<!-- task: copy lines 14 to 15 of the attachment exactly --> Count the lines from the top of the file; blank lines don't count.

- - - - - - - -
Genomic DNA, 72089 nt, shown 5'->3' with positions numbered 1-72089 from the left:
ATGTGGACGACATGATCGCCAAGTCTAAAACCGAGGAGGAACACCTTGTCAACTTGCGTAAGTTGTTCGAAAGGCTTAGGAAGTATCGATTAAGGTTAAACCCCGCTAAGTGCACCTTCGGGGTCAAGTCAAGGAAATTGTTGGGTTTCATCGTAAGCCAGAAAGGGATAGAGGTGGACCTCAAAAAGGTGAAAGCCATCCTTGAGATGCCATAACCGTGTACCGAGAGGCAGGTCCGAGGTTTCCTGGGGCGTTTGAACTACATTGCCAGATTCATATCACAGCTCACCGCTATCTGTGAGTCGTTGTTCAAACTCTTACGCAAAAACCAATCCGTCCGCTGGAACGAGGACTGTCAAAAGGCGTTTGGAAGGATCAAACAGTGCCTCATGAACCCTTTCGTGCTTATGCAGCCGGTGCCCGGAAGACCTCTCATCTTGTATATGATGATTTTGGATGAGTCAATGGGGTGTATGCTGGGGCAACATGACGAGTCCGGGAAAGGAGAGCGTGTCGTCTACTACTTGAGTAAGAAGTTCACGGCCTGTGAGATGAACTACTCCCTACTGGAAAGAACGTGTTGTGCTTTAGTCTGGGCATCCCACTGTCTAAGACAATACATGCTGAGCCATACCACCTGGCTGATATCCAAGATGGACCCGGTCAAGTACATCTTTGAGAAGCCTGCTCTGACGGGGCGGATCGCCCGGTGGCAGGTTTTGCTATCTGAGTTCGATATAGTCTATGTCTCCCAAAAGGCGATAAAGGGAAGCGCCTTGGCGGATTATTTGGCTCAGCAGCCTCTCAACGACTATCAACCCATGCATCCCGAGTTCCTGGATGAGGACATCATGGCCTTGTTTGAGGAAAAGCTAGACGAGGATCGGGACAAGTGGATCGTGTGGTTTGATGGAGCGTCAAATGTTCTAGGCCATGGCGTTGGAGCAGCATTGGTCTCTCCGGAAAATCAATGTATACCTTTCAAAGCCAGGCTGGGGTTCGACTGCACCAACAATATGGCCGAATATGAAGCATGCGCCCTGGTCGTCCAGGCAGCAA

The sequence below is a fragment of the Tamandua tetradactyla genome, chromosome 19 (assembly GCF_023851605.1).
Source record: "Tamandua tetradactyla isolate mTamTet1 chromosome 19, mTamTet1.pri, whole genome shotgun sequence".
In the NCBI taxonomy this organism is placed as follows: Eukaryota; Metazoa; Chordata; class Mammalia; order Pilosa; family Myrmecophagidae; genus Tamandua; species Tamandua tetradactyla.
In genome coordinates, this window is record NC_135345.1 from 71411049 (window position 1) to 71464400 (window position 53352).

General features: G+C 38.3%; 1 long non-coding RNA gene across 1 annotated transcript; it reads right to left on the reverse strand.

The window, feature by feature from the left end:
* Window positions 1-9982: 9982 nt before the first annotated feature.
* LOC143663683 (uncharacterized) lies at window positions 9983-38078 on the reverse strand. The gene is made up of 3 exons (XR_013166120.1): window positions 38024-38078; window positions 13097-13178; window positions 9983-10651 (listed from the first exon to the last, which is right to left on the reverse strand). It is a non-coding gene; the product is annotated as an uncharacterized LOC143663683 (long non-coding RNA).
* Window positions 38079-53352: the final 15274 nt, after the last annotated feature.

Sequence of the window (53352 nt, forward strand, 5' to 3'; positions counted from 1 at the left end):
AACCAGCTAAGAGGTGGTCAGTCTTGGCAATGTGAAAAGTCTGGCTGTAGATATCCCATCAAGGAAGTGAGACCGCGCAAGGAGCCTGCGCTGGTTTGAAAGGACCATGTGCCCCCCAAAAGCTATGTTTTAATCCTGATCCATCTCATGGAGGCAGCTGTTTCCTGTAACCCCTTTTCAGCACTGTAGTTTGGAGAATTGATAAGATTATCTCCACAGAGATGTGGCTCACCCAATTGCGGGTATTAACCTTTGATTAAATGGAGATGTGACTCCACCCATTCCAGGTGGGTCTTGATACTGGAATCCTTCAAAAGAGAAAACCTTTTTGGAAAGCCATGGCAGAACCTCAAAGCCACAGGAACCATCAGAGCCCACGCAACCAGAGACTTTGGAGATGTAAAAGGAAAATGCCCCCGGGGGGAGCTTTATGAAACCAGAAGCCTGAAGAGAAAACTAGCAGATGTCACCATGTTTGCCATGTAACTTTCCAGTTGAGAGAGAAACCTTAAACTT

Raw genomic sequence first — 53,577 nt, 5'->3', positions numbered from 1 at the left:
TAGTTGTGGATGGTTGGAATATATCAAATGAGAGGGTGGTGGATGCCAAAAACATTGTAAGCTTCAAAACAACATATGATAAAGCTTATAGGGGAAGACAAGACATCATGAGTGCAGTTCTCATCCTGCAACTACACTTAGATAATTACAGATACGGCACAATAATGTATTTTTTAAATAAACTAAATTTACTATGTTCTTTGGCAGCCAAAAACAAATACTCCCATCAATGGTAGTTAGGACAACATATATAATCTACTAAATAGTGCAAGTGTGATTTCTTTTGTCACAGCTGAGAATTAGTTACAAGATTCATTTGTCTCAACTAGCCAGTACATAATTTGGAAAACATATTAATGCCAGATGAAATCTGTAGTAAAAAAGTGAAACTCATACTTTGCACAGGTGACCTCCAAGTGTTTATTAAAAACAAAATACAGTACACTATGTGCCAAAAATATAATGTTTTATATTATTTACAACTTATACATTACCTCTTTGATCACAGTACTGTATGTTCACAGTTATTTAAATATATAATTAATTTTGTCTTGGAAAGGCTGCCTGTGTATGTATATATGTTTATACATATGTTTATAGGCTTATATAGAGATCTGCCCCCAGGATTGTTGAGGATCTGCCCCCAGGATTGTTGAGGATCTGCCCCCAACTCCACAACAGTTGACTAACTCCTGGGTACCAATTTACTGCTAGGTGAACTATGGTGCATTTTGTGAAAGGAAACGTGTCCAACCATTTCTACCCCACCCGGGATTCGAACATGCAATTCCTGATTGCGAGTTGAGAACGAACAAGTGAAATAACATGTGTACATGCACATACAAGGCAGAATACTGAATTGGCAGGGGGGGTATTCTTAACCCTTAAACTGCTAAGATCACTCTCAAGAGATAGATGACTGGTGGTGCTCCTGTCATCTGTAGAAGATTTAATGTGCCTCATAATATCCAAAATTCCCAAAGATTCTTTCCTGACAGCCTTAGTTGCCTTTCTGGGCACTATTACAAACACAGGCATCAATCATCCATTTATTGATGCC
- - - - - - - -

Raw genomic sequence first — 53,577 nt, 5'->3', positions numbered from 1 at the left:
TAGTTGTGGATGGTTGGAATATATCAAATGAGAGGGTGGTGGATGCCAAAAACATTGTAAGCTTCAAAACAACATATGATAAAGCTTATAGGGGAAGACAAGACATCATGAGTGCAGTTCTCATCCTGCAACTACACTTAGATAATTACAGATACGGCACAATAATGTATTTTTTAAATAAACTAAATTTACTATGTTCTTTGGCAGCCAAAAACAAATACTCCCATCAATGGTAGTTAGGACAACATATATAATCTACTAAATAGTGCAAGTGTGATTTCTTTTGTCACAGCTGAGAATTAGTTACAAGATTCATTTGTCTCAACTAGCCAGTACATAATTTGGAAAACATATTAATGCCAGATGAAATCTGTAGTAAAAAAGTGAAACTCATACTTTGCACAGGTGACCTCCAAGTGTTTATTAAAAACAAAATACAGTACACTATGTGCCAAAAATATAATGTTTTATATTATTTACAACTTATACATTACCTCTTTGATCACAGTACTGTATGTTCACAGTTATTTAAATATATAATTAATTTTGTCTTGGAAAGGCTGCCTGTGTATGTATATATGTTTATACATATGTTTATAGGCTTATATAGAGATCTGCCCCCAGGATTGTTGAGGATCTGCCCCCAGGATTGTTGAGGATCTGCCCCCAACTCCACAACAGTTGACTAACTCCTGGGTACCAATTTACTGCTAGGTGAACTATGGTGCATTTTGTGAAAGGAAACGTGTCCAACCATTTCTACCCCACCCGGGATTCGAACATGCAATTCCTGATTGCGAGTTGAGAACGAACAAGTGAAATAACATGTGTACATGCACATACAAGGCAGAATACTGAATTGGCAGGGGGGGTATTCTTAACCCTTAAACTGCTAAGATCACTCTCAAGAGATAGATGACTGGTGGTGCTCCTGTCATCTGTAGAAGATTTAATGTGCCTCATAATATCCAAAATTCCCAAAGATTCTTTCCTGACAGCCTTAGTTGCCTTTCTGGGCACTATTACAAACACAGGCATCAATCATCCATTTATTGATGCC